Sensory OverloadED

Sensory OverloadED

Here are the titles of three books I’ve recently read:

Solitude: In Pursuit of a Singular Life in a Crowded World

The End of Absence: Reclaiming What We’ve Lost in a World of Constant Connection
Both by local author, Michael Harris.

Quiet: The Power of Introverts in a World That Can’t Stop Talking, by Susan Cain

Perhaps you see a theme?

The other day, after my nine-hour day at a busy retail store, I exclaimed: “my ears hurt”. My colleague laughed but she knew the context. The day was filled with people who just needed to talk and/or interrupt me. They were not necessarily there to listen to answers from me to their questions, but just talk. The day was a diatribe of words accosting my auditory sensibilities……and as a consequence, my ability to think and concentrate.

As an introvert and person who has been trained in communication, leadership, the psychology of sales and counselling with an understanding of Emotional Intelligence, two (of many) things I’ve learned surrounding effective communication are:

1) Ask leading and meaningful and specific open-ended questions and look another in the eye
2) Listen actively to the answers and look another in the eye

(there’s much more to having effective communication skills than these two points, but these will suffice for this article)

I notice many people cannot do this. There seems to be a lack of active engagement between two people who are supposed to be having a communication experience. I would say that most of this has to do with distraction. Either someone is just ‘looking around the store and talking out loud to anyone who will listen’, or glancing at their iPhone, or just caught up in their own head and life. 

This just doesn’t show up in my work life, I see it in my volunteering and personal life as well.

I don’t know when my sensitivity of constant sound – and not just people talking incessantly, but all kinds of non-nature sounds – became such a challenge. I think it just kind of morphed over time.

Although I do remember stomping out of a nightclub in my early 20’s to get away from all the ‘noise’. Though I kept going back for some stupid reason. Wanted to have fun, I guess. HA!

In my late 20’s I really started to notice how certain environments could really affect me. Sound, movement and smells. Too much or too noxious and I’m ready to puke.

I feel I’ve resurrected my own sense of peace. As a young person I was pretty much on my own to entertain myself. I was okay with this, but then I guess I got caught up in having to be out there and be with the ‘crowd’.

Didn’t really work for me, in several ways. Learned the hard way as many of us do.

I am totally at peace just hanging out in my apartment and watching the masses of people down at Kits beach and English Bay tonight. I have my music, writing, library books, new ukulele and a kitty for the weekend. I have the mountain and water and sunset view. I have peace in my wee apartment. Peace and quiet. My music. My smells. My movement (and of course the pitter patter of tiny kitty feet).

Some may accuse me of being anti-social or reclusive. Not so. I am IN the world almost EVERY day of my life with my paid and volunteer work. Both very intense! This is good for me, but it can be challenging. The introvert in me HAS to recharge my batteries on the day(s) I am not engaged in doing work and being out there on the busy city streets.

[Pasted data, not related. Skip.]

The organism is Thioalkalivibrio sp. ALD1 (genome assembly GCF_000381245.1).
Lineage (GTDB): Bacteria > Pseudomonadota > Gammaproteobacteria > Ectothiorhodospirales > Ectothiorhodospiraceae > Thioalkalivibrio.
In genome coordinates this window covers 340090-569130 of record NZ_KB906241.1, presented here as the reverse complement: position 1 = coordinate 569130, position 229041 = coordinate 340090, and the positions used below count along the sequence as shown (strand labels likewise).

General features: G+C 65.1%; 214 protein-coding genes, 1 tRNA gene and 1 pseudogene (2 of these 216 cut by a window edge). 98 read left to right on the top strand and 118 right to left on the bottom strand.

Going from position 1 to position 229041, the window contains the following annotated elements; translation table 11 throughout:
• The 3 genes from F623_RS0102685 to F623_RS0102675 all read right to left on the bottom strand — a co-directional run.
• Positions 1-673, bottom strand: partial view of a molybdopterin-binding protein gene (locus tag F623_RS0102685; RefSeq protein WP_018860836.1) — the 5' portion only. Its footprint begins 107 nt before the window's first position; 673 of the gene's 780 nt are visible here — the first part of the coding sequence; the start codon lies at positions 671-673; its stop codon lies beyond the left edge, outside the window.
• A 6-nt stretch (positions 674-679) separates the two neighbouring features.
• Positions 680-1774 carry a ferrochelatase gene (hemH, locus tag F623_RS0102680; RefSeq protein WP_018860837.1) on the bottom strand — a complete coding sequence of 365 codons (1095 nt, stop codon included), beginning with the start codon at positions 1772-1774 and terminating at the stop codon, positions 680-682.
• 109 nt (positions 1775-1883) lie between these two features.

Another couple of realizations to add to all this. Today I decided to walk six blocks out of my way so I could get to my destination without going through the throngs of people on the busier corridors.

I heard birds, and smelled flowers and saw bumblebees. There was no having to navigate the sidewalk with pedestrians, strollers, joggers, people zigging and zagging for whatever reason. (and of course the smell of cigarettes, vaping and pot….not pleasant for me AT ALL!)

And, while riding the elevator up and down to the laundry room this evening, I talked with two young people about their experience at being at Kits beach, both said, in an exasperated way: “there were a lot of people down there!”

So, I guess I’m not the only person who feels Sensory Overloaded. 🙃

~Christine, June into July 2019


A Humble Human

While I am not resurrecting my website to promote any of my work – because I no longer offer coaching or workshops any more, but am still working (volunteering) in Grief Support and Education  – I AM resurrecting my articles, as I feel compelled to write again. Hopefully others are compelled to read. 🙂

The new midlife is where you realize that even your failures make you more beautiful and are turned spiritually into success if you became a better person because of them. You became a more humble person. You became a more merciful and compassionate person. ~ Marianne Williamson

The last few years I have experienced many transitions of lifestyle, work-time and non-work time, living space and relationships with others. It’s been a process of learning and (hopefully) mental, emotional and spiritual growth. I’ve literally and figuratively got a new view on life.

The motto throughout my life from about age 15 – 55 has been one of “I have to make things happen in my life”.  “Only I have the power to do what it takes to get what I want”. I identified this ‘power’ as a formula of identifying what I wanted/needed (the goal); designing a plan to getting there; and working hard to reach that desired goal. I did not believe in good luck, just timing and opportunities. I did not believe that anyone else was responsible for taking care of me or making things happen for me. I believed in independence of mind, body, and action.